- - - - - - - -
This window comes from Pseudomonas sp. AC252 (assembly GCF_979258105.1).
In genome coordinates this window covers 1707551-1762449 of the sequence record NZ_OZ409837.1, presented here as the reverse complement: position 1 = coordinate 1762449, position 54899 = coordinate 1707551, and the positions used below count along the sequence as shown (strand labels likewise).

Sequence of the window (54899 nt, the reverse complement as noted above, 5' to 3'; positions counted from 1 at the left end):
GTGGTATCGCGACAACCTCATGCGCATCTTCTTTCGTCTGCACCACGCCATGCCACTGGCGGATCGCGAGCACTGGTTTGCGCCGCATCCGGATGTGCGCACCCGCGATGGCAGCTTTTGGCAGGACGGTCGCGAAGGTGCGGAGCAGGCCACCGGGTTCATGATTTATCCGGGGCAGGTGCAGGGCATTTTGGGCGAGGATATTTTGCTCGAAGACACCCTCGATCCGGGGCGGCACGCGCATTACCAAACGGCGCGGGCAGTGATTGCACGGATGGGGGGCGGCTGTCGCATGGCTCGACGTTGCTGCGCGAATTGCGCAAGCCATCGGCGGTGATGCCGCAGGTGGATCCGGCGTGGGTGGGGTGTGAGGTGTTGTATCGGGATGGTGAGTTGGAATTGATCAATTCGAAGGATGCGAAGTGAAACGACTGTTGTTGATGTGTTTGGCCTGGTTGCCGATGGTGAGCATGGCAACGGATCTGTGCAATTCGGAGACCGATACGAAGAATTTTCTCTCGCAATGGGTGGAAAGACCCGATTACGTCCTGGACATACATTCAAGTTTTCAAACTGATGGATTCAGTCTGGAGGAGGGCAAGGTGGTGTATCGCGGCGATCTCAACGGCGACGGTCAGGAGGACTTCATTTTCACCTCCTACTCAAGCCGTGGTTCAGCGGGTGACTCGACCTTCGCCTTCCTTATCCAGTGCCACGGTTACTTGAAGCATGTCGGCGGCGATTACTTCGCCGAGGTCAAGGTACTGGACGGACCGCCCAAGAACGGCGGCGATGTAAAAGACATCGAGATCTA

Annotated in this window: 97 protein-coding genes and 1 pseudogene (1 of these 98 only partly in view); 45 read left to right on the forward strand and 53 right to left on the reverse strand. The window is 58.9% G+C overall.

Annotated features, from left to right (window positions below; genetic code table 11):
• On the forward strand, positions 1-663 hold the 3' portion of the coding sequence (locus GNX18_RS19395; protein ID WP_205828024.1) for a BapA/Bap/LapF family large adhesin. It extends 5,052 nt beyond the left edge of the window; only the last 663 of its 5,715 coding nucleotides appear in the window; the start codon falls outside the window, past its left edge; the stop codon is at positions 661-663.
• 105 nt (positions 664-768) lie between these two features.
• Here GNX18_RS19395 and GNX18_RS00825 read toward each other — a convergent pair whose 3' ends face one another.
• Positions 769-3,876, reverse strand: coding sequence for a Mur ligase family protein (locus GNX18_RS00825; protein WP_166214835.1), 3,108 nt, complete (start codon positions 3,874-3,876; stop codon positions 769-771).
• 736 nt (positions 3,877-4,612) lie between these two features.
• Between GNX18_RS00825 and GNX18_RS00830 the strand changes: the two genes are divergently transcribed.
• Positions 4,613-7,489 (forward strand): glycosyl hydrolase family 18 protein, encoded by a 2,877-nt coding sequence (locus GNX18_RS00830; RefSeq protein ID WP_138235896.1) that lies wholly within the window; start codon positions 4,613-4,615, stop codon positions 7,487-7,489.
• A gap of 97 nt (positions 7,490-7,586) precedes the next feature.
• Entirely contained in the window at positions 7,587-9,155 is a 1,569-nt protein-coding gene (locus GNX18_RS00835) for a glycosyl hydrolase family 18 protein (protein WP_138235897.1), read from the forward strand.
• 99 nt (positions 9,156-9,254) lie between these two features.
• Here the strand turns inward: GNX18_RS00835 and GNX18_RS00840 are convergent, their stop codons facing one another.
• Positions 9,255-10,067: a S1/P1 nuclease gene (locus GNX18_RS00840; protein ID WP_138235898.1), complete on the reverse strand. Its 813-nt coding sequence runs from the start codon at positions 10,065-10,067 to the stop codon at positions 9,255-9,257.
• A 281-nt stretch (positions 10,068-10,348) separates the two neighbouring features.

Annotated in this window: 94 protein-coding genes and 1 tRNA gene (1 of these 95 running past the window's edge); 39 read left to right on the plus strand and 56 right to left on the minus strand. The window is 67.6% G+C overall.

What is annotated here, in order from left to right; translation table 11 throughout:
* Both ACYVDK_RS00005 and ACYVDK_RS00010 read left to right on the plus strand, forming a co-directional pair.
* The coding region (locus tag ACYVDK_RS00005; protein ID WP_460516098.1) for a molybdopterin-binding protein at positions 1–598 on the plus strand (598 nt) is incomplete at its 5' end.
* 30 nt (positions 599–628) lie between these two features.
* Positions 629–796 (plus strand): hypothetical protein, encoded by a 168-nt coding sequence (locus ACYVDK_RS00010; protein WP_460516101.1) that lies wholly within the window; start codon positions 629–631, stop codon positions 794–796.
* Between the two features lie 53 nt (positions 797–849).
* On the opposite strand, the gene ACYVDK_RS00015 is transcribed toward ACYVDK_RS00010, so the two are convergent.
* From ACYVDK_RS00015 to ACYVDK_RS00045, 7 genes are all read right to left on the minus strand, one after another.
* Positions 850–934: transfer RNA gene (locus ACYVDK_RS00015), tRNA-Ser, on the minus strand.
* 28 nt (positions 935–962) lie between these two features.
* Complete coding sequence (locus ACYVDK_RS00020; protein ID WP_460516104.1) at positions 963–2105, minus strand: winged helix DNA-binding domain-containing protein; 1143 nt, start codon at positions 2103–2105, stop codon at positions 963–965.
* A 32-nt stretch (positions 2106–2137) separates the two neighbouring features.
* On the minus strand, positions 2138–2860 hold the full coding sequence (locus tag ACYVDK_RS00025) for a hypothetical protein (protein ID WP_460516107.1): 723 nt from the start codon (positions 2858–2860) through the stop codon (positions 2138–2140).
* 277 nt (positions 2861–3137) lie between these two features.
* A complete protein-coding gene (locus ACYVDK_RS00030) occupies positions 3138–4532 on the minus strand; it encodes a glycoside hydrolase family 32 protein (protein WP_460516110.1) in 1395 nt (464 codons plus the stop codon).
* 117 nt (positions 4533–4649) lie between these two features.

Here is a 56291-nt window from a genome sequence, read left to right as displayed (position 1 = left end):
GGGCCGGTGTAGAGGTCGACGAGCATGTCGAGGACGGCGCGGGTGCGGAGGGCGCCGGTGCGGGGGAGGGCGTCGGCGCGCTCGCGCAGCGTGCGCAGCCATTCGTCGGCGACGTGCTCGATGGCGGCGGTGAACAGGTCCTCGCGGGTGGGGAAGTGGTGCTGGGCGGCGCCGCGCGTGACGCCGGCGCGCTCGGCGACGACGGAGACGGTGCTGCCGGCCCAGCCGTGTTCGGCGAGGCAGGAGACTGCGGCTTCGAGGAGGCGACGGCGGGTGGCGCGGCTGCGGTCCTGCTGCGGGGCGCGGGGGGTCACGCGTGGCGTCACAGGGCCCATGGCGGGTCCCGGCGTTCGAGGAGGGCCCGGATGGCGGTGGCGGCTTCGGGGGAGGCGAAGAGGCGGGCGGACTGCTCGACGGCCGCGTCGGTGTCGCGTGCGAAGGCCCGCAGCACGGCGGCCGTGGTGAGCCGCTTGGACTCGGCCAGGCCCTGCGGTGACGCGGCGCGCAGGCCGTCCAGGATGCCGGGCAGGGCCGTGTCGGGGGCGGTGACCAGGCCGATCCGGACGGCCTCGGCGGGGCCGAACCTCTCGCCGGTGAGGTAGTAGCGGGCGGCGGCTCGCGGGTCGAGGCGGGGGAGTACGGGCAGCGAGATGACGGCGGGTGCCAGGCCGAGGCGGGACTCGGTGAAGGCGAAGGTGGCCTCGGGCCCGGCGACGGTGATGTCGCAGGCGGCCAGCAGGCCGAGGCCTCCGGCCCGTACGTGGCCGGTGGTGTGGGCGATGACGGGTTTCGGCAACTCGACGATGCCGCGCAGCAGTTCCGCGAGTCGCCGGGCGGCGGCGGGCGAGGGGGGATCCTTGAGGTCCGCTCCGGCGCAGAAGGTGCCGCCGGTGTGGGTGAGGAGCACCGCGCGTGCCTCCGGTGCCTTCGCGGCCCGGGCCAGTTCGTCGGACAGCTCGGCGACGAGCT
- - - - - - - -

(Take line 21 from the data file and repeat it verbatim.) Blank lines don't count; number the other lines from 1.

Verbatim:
What is annotated here, in order from left to right; translation table 11 throughout: